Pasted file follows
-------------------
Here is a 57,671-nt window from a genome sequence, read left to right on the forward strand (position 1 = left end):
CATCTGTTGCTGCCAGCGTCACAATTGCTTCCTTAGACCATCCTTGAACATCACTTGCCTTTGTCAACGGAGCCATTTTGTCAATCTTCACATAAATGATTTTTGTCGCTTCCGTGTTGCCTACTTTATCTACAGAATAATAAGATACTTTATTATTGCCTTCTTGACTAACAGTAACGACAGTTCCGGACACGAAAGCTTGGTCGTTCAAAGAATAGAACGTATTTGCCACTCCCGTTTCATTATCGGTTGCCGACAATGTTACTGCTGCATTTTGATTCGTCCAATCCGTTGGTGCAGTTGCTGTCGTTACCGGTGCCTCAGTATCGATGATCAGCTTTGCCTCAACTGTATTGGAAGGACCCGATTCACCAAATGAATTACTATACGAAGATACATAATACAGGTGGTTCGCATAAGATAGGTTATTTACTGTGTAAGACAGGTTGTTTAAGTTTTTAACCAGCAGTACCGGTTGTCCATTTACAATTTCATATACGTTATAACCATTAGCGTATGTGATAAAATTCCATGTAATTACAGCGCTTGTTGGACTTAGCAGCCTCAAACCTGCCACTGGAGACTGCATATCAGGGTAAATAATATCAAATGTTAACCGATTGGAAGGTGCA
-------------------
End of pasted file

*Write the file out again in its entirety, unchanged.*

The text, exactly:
Here is a 57,671-nt window from a genome sequence, read left to right on the forward strand (position 1 = left end):
CATCTGTTGCTGCCAGCGTCACAATTGCTTCCTTAGACCATCCTTGAACATCACTTGCCTTTGTCAACGGAGCCATTTTGTCAATCTTCACATAAATGATTTTTGTCGCTTCCGTGTTGCCTACTTTATCTACAGAATAATAAGATACTTTATTATTGCCTTCTTGACTAACAGTAACGACAGTTCCGGACACGAAAGCTTGGTCGTTCAAAGAATAGAACGTATTTGCCACTCCCGTTTCATTATCGGTTGCCGACAATGTTACTGCTGCATTTTGATTCGTCCAATCCGTTGGTGCAGTTGCTGTCGTTACCGGTGCCTCAGTATCGATGATCAGCTTTGCCTCAACTGTATTGGAAGGACCCGATTCACCAAATGAATTACTATACGAAGATACATAATACAGGTGGTTCGCATAAGATAGGTTATTTACTGTGTAAGACAGGTTGTTTAAGTTTTTAACCAGCAGTACCGGTTGTCCATTTACAATTTCATATACGTTATAACCATTAGCGTATGTGATAAAATTCCATGTAATTACAGCGCTTGTTGGACTTAGCAGCCTCAAACCTGCCACTGGAGACTGCATATCAGGGTAAATAATATCAAATGTTAACCGATTGGAAGGTGCA